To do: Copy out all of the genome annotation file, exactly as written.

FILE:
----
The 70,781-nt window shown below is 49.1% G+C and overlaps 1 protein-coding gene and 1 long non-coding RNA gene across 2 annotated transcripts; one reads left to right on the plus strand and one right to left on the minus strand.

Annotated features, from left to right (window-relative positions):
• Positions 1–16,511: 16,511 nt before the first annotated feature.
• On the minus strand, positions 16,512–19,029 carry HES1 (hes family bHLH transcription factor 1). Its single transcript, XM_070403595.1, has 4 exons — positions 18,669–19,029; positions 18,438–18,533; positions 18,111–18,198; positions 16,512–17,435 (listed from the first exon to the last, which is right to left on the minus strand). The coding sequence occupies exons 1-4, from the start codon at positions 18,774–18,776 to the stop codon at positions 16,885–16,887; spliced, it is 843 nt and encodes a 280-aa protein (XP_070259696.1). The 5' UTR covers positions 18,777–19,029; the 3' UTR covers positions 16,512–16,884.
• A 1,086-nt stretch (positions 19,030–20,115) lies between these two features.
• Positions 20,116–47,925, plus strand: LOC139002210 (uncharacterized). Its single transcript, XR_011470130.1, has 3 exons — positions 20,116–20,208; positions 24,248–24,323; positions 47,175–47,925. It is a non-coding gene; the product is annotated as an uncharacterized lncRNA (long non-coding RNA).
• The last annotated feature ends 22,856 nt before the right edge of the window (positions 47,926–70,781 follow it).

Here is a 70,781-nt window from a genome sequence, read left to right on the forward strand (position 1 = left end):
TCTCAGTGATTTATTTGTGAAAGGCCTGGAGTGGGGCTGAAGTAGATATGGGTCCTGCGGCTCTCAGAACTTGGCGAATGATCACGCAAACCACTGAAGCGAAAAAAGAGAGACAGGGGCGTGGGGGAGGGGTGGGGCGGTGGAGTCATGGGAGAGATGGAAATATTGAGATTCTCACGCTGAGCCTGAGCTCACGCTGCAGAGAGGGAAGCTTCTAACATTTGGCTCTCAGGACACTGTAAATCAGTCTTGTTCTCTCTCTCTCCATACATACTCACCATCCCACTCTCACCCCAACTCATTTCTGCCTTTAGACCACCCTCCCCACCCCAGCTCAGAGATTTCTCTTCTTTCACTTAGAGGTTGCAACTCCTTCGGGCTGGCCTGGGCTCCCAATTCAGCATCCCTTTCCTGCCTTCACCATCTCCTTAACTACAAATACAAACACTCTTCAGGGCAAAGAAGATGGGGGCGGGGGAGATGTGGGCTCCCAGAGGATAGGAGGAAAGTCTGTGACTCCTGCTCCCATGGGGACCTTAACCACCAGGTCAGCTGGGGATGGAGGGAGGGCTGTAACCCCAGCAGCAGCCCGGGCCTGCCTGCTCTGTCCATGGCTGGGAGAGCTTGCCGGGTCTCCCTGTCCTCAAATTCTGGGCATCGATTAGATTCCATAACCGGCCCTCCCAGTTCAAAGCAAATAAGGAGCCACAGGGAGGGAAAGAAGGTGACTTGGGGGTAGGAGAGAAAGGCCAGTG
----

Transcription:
The 70,781-nt window shown below is 49.1% G+C and overlaps 1 protein-coding gene and 1 long non-coding RNA gene across 2 annotated transcripts; one reads left to right on the plus strand and one right to left on the minus strand.

Annotated features, from left to right (window-relative positions):
• Positions 1–16,511: 16,511 nt before the first annotated feature.
• On the minus strand, positions 16,512–19,029 carry HES1 (hes family bHLH transcription factor 1). Its single transcript, XM_070403595.1, has 4 exons — positions 18,669–19,029; positions 18,438–18,533; positions 18,111–18,198; positions 16,512–17,435 (listed from the first exon to the last, which is right to left on the minus strand). The coding sequence occupies exons 1-4, from the start codon at positions 18,774–18,776 to the stop codon at positions 16,885–16,887; spliced, it is 843 nt and encodes a 280-aa protein (XP_070259696.1). The 5' UTR covers positions 18,777–19,029; the 3' UTR covers positions 16,512–16,884.
• A 1,086-nt stretch (positions 19,030–20,115) lies between these two features.
• Positions 20,116–47,925, plus strand: LOC139002210 (uncharacterized). Its single transcript, XR_011470130.1, has 3 exons — positions 20,116–20,208; positions 24,248–24,323; positions 47,175–47,925. It is a non-coding gene; the product is annotated as an uncharacterized lncRNA (long non-coding RNA).
• The last annotated feature ends 22,856 nt before the right edge of the window (positions 47,926–70,781 follow it).

Here is a 70,781-nt window from a genome sequence, read left to right on the forward strand (position 1 = left end):
TCTCAGTGATTTATTTGTGAAAGGCCTGGAGTGGGGCTGAAGTAGATATGGGTCCTGCGGCTCTCAGAACTTGGCGAATGATCACGCAAACCACTGAAGCGAAAAAAGAGAGACAGGGGCGTGGGGGAGGGGTGGGGCGGTGGAGTCATGGGAGAGATGGAAATATTGAGATTCTCACGCTGAGCCTGAGCTCACGCTGCAGAGAGGGAAGCTTCTAACATTTGGCTCTCAGGACACTGTAAATCAGTCTTGTTCTCTCTCTCTCCATACATACTCACCATCCCACTCTCACCCCAACTCATTTCTGCCTTTAGACCACCCTCCCCACCCCAGCTCAGAGATTTCTCTTCTTTCACTTAGAGGTTGCAACTCCTTCGGGCTGGCCTGGGCTCCCAATTCAGCATCCCTTTCCTGCCTTCACCATCTCCTTAACTACAAATACAAACACTCTTCAGGGCAAAGAAGATGGGGGCGGGGGAGATGTGGGCTCCCAGAGGATAGGAGGAAAGTCTGTGACTCCTGCTCCCATGGGGACCTTAACCACCAGGTCAGCTGGGGATGGAGGGAGGGCTGTAACCCCAGCAGCAGCCCGGGCCTGCCTGCTCTGTCCATGGCTGGGAGAGCTTGCCGGGTCTCCCTGTCCTCAAATTCTGGGCATCGATTAGATTCCATAACCGGCCCTCCCAGTTCAAAGCAAATAAGGAGCCACAGGGAGGGAAAGAAGGTGACTTGGGGGTAGGAGAGAAAGGCCAGTG